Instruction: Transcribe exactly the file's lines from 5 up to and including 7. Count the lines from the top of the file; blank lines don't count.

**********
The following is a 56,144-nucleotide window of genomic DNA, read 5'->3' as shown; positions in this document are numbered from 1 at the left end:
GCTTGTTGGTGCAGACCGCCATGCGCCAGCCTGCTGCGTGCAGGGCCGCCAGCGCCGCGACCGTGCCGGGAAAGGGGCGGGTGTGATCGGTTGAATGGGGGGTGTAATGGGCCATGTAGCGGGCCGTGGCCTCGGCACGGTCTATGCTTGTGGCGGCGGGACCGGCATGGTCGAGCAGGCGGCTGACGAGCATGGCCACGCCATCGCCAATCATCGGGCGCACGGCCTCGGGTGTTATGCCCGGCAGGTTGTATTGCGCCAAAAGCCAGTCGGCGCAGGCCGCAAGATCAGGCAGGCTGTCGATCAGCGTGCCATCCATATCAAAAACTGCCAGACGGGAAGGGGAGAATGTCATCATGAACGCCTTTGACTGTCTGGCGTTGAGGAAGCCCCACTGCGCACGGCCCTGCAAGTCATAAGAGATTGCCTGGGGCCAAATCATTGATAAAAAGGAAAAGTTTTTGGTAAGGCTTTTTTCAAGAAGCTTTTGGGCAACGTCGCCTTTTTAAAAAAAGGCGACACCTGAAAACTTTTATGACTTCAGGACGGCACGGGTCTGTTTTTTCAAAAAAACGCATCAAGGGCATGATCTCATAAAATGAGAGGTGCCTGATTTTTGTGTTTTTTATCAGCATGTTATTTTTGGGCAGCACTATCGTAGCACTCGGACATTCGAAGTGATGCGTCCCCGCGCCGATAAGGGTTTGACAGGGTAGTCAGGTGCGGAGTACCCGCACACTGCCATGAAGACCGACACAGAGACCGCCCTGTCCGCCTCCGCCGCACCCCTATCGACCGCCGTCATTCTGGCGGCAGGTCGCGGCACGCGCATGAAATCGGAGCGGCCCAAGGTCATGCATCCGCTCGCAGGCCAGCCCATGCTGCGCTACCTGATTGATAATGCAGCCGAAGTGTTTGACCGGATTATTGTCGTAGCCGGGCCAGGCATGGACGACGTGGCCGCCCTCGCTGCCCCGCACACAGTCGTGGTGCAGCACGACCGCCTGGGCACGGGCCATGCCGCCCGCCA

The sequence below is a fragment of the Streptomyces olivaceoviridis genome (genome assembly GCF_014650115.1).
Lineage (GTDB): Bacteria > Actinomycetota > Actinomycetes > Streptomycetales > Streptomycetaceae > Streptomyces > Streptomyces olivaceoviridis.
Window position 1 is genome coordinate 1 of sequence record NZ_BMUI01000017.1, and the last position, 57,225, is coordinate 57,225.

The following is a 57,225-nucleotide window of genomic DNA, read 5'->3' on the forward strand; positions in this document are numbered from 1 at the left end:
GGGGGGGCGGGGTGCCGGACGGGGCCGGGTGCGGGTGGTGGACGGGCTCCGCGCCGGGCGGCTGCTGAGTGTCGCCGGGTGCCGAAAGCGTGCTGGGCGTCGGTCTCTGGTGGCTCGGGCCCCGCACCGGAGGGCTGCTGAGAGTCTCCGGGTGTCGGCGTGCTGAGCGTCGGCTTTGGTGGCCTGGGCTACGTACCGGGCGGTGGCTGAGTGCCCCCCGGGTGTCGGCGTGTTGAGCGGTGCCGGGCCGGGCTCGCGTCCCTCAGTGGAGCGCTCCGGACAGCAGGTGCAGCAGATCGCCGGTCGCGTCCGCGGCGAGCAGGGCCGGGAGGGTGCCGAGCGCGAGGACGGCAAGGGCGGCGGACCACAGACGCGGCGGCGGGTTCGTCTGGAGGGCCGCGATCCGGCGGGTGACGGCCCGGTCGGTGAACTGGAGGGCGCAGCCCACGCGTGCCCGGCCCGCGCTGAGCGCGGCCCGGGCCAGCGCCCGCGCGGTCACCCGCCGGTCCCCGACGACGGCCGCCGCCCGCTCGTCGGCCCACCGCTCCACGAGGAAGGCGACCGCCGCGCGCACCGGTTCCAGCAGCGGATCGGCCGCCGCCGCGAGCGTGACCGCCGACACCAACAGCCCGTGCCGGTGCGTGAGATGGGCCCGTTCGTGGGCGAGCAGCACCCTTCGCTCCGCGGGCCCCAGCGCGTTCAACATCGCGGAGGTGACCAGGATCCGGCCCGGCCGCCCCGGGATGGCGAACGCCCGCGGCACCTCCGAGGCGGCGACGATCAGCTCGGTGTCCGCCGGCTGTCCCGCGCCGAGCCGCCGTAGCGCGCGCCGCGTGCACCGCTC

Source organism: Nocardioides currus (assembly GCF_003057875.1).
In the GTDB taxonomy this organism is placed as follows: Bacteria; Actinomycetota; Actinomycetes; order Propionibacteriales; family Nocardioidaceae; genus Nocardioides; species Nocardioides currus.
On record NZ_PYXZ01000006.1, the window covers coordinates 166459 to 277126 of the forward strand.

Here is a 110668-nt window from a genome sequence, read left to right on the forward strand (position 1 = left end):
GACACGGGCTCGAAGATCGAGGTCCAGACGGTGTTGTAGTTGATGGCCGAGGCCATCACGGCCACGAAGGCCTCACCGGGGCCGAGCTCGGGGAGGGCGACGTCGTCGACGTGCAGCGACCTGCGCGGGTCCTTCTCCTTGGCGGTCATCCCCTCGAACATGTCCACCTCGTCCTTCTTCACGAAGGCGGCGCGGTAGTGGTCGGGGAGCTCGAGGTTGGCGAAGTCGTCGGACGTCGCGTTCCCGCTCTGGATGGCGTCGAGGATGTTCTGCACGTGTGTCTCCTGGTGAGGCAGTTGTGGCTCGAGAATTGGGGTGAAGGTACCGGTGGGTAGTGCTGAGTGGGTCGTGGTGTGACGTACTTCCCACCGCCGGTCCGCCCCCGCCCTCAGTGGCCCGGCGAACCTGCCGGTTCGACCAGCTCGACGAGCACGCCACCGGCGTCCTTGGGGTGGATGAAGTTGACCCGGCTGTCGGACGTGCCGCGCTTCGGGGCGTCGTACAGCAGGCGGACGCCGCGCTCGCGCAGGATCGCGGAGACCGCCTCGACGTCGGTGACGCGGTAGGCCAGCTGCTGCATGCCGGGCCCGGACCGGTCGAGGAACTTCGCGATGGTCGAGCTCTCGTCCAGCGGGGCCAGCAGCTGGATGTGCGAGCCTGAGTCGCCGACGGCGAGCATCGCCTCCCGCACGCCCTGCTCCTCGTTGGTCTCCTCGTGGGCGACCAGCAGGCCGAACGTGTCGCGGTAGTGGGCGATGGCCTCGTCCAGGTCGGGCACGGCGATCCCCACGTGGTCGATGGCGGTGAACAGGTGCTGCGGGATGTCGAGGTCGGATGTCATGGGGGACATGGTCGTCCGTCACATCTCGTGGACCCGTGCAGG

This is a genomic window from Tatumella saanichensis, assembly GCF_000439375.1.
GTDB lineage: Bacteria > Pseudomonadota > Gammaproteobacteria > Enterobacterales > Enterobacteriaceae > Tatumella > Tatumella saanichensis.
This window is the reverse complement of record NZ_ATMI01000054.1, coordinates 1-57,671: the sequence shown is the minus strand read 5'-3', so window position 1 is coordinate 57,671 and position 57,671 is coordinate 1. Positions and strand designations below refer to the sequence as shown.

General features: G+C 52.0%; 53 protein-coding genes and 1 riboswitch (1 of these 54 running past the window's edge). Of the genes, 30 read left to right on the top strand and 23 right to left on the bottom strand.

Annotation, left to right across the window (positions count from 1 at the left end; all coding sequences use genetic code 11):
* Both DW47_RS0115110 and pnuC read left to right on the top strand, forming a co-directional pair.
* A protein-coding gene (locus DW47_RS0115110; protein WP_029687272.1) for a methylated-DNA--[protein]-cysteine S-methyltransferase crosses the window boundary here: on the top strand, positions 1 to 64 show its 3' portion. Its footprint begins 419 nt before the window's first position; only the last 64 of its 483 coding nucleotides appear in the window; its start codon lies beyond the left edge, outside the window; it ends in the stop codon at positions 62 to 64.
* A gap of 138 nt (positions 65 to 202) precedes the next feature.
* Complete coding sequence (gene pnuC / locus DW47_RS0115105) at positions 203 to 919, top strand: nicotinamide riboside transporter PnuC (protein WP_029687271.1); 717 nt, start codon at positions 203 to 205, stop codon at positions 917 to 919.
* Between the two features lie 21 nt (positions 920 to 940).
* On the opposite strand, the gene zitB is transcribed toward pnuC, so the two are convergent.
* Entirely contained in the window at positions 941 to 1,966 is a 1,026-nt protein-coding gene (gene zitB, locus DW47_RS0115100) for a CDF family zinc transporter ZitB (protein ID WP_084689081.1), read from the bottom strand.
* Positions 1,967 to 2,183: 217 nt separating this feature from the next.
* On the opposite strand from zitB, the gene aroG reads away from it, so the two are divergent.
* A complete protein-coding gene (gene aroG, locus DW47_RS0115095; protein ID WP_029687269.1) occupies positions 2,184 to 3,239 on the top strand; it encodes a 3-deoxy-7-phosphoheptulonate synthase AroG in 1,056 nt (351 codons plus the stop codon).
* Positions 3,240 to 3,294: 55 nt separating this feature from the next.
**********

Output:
Window position 1 is genome coordinate 1 of sequence record NZ_BMUI01000017.1, and the last position, 57,225, is coordinate 57,225.

The following is a 57,225-nucleotide window of genomic DNA, read 5'->3' on the forward strand; positions in this document are numbered from 1 at the left end:
GGGGGGGCGGGGTGCCGGACGGGGCCGGGTGCGGGTGGTGGACGGGCTCCGCGCCGGGCGGCTGCTGAGTGTCGCCGGGTGCCGAAAGCGTGCTGGGCGTCGGTCTCTGGTGGCTCGGGCCCCGCACCGGAGGGCTGCTGAGAGTCTCCGGGTGTCGGCGTGCTGAGCGTCGGCTTTGGTGGCCTGGGCTACGTACCGGGCGGTGGCTGAGTGCCCCCCGGGTGTCGGCGTGTTGAGCGGTGCCGGGCCGGGCTCGCGTCCCTCAGTGGAGCGCTCCGGACAGCAGGTGCAGCAGATCGCCGGTCGCGTCCGCGGCGAGCAGGGCCGGGAGGGTGCCGAGCGCGAGGACGGCAAGGGCGGCGGACCACAGACGCGGCGGCGGGTTCGTCTGGAGGGCCGCGATCCGGCGGGTGACGGCCCGGTCGGTGAACTGGAGGGCGCAGCCCACGCGTGCCCGGCCCGCGCTGAGCGCGGCCCGGGCCAGCGCCCGCGCGGTCACCCGCCGGTCCCCGACGACGGCCGCCGCCCGCTCGTCGGCCCACCGCTCCACGAGGAAGGCGACCGCCGCGCGCACCGGTTCCAGCAGCGGATCGGCCGCCGCCGCGAGCGTGACCGCCGACACCAACAGCCCGTGCCGGTGCGTGAGATGGGCCCGTTCGTGGGCGAGCAGCACCCTTCGCTCCGCGGGCCCCAGCGCGTTCAACATCGCGGAGGTGACCAGGATCCGGCCCGGCCGCCCCGGGATGGCGAACGCCCGCGGCACCTCCGAGGCGGCGACGATCAGCTCGGTGTCCGCCGGCTGTCCCGCGCCGAGCCGCCGTAGCGCGCGCCGCGTGCACCGCTC